Article by Rebecca
Image by Will Hobbs (www.sirwilliamwesley.com)

Occasionally I stumble across a creature that I want to discuss that but find very little information about it. Case in point, this month’s creature the guirivulu.

The guirivulu is a creature of folklore from South America, particularly Chile. It is generally described as having the body of a puma with the head of a fox. At the end of its tail is a large claw. The guirivulu lives in the deepest pools and rivers it can find. From there it is known to attack animals and humans alike. When it attacks, its giant mouth swallows the victim whole. As it goes down, the guirivulu’s body expands like a snake’s to accommodate its meal. For this reason it is sometimes known as the fox-snake, not to be confused with the two species of non-venomous rat snake, the eastern fox snake and the western fox snake.

That’s really about it. So why even mention it? Why not write about something that I could fill pages up with, like the Loch Ness Monster? (Or Champy for my Upstate New York peeps!) Why the guirivulu and its little blurb?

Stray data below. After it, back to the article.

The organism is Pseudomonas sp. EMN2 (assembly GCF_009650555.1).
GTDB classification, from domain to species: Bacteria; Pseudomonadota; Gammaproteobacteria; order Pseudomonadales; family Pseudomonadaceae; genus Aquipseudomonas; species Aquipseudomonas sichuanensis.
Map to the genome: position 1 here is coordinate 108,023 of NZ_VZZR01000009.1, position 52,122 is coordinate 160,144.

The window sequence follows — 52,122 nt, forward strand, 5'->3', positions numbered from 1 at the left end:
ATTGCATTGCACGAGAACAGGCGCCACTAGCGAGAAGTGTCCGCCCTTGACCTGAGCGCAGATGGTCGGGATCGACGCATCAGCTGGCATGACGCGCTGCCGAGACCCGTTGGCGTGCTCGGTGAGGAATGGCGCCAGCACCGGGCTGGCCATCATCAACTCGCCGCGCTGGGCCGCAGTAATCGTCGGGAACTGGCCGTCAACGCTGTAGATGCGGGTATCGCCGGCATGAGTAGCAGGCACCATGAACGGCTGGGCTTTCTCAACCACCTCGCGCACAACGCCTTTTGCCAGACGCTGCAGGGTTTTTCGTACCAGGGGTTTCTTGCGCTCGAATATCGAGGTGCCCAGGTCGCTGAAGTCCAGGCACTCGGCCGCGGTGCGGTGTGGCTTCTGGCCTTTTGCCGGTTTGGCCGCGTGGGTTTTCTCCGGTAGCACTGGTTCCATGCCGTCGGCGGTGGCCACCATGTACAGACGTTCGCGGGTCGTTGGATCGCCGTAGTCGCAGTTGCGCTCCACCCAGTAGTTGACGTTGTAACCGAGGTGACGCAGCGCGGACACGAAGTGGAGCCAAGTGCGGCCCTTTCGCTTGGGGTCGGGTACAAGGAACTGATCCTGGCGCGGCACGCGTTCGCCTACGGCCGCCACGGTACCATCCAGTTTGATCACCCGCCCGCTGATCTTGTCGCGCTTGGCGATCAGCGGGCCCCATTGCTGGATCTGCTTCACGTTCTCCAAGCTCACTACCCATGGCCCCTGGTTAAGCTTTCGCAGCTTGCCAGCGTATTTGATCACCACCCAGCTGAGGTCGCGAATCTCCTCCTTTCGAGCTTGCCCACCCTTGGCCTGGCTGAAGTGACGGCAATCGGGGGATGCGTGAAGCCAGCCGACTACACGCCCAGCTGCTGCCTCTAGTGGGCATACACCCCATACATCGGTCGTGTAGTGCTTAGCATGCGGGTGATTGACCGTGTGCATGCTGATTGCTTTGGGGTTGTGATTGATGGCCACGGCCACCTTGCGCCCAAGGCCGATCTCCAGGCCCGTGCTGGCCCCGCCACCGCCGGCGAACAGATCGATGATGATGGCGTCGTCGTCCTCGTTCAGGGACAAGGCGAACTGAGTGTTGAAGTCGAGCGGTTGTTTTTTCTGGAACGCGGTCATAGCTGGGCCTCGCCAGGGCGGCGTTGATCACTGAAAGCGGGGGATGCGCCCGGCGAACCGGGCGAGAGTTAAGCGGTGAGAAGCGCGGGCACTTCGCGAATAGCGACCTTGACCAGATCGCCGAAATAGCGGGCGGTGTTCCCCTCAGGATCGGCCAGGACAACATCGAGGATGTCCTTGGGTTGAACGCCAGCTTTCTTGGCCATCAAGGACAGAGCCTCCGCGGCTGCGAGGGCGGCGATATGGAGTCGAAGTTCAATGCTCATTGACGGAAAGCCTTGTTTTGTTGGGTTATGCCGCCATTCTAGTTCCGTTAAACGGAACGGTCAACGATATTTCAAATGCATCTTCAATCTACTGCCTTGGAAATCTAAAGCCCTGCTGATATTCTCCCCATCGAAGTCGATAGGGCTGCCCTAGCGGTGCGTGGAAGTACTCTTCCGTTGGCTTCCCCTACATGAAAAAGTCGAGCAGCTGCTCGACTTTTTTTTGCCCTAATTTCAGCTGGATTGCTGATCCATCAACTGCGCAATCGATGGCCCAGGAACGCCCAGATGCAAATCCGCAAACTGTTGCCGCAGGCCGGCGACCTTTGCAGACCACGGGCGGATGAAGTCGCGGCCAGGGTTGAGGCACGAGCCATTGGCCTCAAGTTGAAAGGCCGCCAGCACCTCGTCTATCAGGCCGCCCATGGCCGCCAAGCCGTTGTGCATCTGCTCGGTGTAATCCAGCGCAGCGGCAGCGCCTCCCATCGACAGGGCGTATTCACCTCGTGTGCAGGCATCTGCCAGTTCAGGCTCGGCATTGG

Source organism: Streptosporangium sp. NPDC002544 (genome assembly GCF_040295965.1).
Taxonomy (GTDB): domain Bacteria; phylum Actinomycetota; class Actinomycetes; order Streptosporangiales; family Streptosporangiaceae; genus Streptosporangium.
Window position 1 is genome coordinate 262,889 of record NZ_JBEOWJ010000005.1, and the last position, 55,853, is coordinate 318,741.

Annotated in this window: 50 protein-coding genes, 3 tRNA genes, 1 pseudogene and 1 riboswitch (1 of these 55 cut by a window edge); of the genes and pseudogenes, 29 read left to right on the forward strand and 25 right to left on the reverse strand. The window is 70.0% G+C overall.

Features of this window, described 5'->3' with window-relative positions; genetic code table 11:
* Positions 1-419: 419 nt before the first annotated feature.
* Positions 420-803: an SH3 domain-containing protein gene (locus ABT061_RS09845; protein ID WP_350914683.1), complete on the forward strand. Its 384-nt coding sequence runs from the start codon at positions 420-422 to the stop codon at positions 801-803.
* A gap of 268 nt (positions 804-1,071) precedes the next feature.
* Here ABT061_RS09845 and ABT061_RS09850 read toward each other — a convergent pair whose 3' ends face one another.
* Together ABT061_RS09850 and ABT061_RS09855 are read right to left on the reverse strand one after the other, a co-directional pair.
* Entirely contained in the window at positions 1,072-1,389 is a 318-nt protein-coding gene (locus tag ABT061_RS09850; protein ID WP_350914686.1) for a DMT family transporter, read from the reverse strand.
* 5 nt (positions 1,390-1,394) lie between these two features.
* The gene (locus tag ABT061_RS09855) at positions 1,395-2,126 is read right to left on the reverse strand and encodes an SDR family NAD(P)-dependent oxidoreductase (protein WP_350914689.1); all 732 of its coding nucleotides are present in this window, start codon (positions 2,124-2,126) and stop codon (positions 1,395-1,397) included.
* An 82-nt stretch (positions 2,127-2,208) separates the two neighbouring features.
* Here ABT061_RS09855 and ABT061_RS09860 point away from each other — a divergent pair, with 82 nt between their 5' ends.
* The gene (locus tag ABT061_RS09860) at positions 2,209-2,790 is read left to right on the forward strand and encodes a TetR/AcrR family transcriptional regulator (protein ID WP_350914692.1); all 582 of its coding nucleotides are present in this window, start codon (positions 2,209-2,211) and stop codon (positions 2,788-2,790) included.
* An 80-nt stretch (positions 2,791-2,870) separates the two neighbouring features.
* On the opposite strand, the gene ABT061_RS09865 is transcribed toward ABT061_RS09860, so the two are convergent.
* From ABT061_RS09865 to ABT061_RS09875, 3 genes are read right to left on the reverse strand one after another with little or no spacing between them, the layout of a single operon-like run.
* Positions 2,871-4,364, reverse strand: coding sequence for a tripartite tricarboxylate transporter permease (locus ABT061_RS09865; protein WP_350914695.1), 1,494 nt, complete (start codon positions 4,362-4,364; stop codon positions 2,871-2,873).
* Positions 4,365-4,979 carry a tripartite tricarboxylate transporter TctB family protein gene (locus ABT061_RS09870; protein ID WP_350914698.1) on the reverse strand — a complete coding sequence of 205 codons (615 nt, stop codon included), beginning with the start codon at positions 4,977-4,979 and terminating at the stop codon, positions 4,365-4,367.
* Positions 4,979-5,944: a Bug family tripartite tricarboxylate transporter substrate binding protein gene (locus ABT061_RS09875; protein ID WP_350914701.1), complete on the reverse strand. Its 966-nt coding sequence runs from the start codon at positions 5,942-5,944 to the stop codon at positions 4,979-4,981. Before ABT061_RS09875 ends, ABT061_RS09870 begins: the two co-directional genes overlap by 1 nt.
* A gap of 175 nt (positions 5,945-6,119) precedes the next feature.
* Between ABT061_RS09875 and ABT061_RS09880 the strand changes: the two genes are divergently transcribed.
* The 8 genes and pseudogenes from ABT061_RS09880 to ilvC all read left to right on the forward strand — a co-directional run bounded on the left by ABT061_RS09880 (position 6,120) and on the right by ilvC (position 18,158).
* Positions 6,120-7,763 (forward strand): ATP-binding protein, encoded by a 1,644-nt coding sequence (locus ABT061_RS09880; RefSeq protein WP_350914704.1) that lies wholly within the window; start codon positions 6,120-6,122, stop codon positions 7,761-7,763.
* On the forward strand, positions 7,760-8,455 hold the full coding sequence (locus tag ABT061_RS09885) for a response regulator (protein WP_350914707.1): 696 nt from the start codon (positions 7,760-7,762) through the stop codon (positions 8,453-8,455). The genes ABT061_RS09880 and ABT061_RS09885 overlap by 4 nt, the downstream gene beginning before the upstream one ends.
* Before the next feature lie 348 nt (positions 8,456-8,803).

It is a matter of introduction. Sure, we all believe in fantastical creatures of our persuasion, for most of us that translates to dragons, unicorns, griffons, and the sort. For most of us, the idea of our personal mythologies including creatures that have a body like a puma, a head like a fox, and a tail with a giant claw that devours its victims like a snake would seems out of the question. Ridiculous. Now you know it’s out there. Some culture already went there and now thanks to reading that little blurb it’s yours now too.

Perhaps one of you will write the continuing story of the guirivulu for me to enjoy.






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